Regarding the sampling Satmodo provided in ¶ 34, defendants argue that "Plaintiff cannot comply with Rule 9(b) by merely offering a sample of the alleged fraudulent conduct." (Doc. No. 17-1 at 3.) This assertion is unsupported by law. The Ninth Circuit has stated Rule 9(b)'s particularity requirement can be met through use of sampling. Edeid ex rel. U.S. v. Lungwitz, 616 F.3d 993, 998-99 (9th Cir. 2010) ("In our view, use of representative examples is simply one means of meeting the pleading obligation."); Frazier ex rel. U.S. v. Iasis Healthcare Corp., 392 Fed. App'x. 535, 537 (9th Cir. 2010) ("Although it is not mandatory that [Plaintiff] provide representative examples, such examples would go a long way in providing the necessary particularity under Rule 9(b).") District courts have also found sampling or providing examples is sufficient. United States ex rel. Brooks v. Trillium Community Health Plan, Inc., No. 6:14-cv-1424-MC, 2017 WL 2805863, at *2 (D. Ore. June 28, 2017) ("Representative examples are one way of meeting the particularity requirement.").
Defendants next argue that the FAC fails Rule 9(b) because it does not identify the "proxy servers that automatically rotated IP addresses," "the automated means to cause fraudulent clicks," or how the "IP addresses . . . had been masked through the use of rotating proxy servers." (Doc. No. 17-1 at 3 (citing Doc. No. 16 ¶¶ 24-25, 30).) However, Courts have never held that a complaint must allege such specific assertions. At this stage, the Court is required to take all of Satmodo's allegations as true. Iqbal, 556 U.S. at 664. Satmodo is only required to identify "the circumstances of the alleged fraud so that defendants can prepare an adequate answer." Warshaw v. Xoma Corp., 74 F.3d 995, 960 (9th Cir. 1996) (quoting Kaplan v. Rose, 49 F.3d 1363, 1370 (9th Cir. 1994), cert. denied, 516 U.S. 810 (1995)). Accordingly, the Court finds the FAC meets Rule 9(b)'s heightened pleading requirements and thus DENIES defendant's motion to dismiss on these grounds.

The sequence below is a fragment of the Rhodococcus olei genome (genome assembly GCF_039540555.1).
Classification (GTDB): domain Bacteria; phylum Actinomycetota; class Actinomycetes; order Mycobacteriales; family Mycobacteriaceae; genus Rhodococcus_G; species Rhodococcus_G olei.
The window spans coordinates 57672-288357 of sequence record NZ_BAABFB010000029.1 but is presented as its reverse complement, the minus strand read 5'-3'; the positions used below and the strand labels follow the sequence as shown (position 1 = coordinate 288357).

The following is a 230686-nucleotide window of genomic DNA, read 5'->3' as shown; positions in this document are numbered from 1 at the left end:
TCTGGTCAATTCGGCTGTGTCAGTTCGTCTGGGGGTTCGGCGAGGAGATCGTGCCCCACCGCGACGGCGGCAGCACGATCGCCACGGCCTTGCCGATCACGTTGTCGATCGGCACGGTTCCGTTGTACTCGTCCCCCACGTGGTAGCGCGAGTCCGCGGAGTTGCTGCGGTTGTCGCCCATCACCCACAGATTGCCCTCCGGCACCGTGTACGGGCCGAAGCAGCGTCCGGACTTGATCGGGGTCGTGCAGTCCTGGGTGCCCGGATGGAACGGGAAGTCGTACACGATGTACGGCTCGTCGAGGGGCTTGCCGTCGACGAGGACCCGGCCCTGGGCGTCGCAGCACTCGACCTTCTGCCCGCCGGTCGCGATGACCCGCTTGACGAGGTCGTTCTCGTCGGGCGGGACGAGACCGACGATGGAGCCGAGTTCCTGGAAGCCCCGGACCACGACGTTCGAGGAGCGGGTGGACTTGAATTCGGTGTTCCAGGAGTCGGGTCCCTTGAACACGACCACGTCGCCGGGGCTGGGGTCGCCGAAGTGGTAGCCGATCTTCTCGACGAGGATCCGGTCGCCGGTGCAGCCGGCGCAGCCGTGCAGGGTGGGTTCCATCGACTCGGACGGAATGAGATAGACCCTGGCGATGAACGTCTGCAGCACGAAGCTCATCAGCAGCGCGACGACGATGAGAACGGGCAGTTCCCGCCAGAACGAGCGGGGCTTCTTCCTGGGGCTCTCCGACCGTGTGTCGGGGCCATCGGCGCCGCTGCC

3. The FAC States a Claim for Relief
Defendants re-assert their previous dismissal arguments that the FAC fails to state a claim for relief under the (a) CFAA, (b) CDAFA, (c) Interference with Contract, and (d) UCL. (Doc. No. 17-1.)
Defendants argue "this claim for relief does not cure the defects the court identified in response to the first motion." (Id. at 4.) In its previous order, the Court found Satmodo sufficiently pled improper access by alleging it blocked various IP addresses associated with defendants, that defendants circumvented the blocks, and that Satmodo's counsel notified defendants in writing demanding that their actions stop. (Doc. No. 15 at 9.) However, the Court ultimately dismissed this cause of action because Satmodo "failed to adequately plead the threshold element that Defendants accessed Plaintiff's computers ." (Id. at 10 (emphasis in original).) Satmodo alleges it has cured the Court's concern, properly alleging access to Satmodo's website, computers, and server. (Doc. No. 19 at 18.) The FAC states that defendants "accessed Plaintiff's website, computers, and servers hosting the website by producing invalid clicks . . . being directed to Plaintiff's website, computers and servers . . . ." (Doc. No. 16 ¶ 39.)